Architecture, Law, and Innovation

I just got off the phone with a law scholar whose research focuses on innovation. He told me that, on his desk, at the top of his short stack of new books to read, is Barbara van Schewick’s celebrated new book, Internet Architecture and Innovation. I wasn’t very surprised: it seems everyone interested in Internet law and policy or innovation is talking about the book. Harvard’s Larry Lessig recommended it in the New York Times; Cardozo’s Susan Crawford, formerly a top White House advisor, recommended it in an op-ed; Brad Burnham, a venture capitalist who was an early investor in Twitter and Flikr, praised it on his blog; and MIT engineering professor David Reed, and co-author of the original end-to-end arguments, endorses the book on its jacket.

So I wanted to flag this book even for those among you who tend not to read the latest book on Internet policy, but who would be interested more broadly in an important book on law, economics, architecture, and innovation.

I have already posted a longish review of the book for a general audience, on my (only sometimes-updated) personal blog. Mainly I explain why general readers should not be scared of an academic book–something about which I needn’t worry for law professors and law students.

The framework and arguments of the book have broader applicability to legal thinking, even beyond Internet issues.  

First, it’s the best example of a “law and architecture” book.  A few years ago, Larry Lessig published a paper called “The New Chicago School.” The paper (playfully) built on the “Chicago School,” a school of legal analysis grounded in economics. Lessig’s “new” school proposed four categories of constraints on human behavior–law, economics, norms, and architecture. He developed the importance of the last, architecture, in his seminal book about software and the Internet, called Code. By architectural constraints, Lessig meant “the world as I find it”: walls are a constraint on snooping, the weight of large objects is a constraint on stealing. (Of course, economics is also at play; if I had enough money, in theory, I could buy the wall and tear it down, or hire strong thieves. But for most of us, that’s not a realistic option.) He discussed how markets and law interact with, and shape, online architecture to yield particular constraints on individuals, or to enable particular liberties. For the Internet, architecture is even more malleable than in the real world; you can add or remove a “wall” to affect snooping with just a few key strokes. We can architect “cyberspace” (in the language of 1999) or the technologies of the Internet to promote certain social values, like free speech, innovation, or privacy. Or we can architect the technologies to undermine those values.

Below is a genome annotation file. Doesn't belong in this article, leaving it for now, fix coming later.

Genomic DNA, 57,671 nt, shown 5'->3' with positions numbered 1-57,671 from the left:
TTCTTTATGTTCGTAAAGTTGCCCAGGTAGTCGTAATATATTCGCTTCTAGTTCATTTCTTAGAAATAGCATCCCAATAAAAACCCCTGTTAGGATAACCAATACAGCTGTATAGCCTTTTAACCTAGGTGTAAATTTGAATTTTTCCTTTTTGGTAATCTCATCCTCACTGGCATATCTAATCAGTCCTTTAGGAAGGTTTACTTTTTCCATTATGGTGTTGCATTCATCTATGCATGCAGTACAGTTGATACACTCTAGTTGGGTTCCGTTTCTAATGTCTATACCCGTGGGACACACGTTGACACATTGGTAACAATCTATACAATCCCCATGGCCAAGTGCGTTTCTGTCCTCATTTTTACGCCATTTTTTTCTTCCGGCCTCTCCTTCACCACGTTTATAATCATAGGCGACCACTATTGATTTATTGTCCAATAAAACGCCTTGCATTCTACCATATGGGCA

Barbara’s book is the best analysis built on an analysis of architecture, economics, and law. She analyzes how the original architecture of the Internet–built according to particular, open design principles–promotes one particular, important value, innovation.

Second, the book is interdisciplinary of necessity, incorporating deep insights from computer engineering (Barbara has a phd in computer science), law (she is a law professor at Stanford), management science, and economics.  Since she is expert in all these areas, she can see and make connections that other scholars, focused in one discipline, will overlook. And since she is writing for so many different audiences, her book is fascinatingly informative for all of us who wondered how the Internet actually works.

Finally, her economic analysis of innovation is among the most interesting law and economics analysis I’ve come across. It rests on the leading research in innovation economics and succeeds in disproving several economic arguments previously considered conventional wisdom to some economists, especially those discussing telecommunications. Her framework clarifies thinking on the one monopoly rent theory as well as assertions on where competition should and should not lead to optimal public interest outcomes–using the example of competition among cable and phone companies, which, she proves, should not ensure an open Internet, despite industry arguments to the contrary.

And the website for her book is here.

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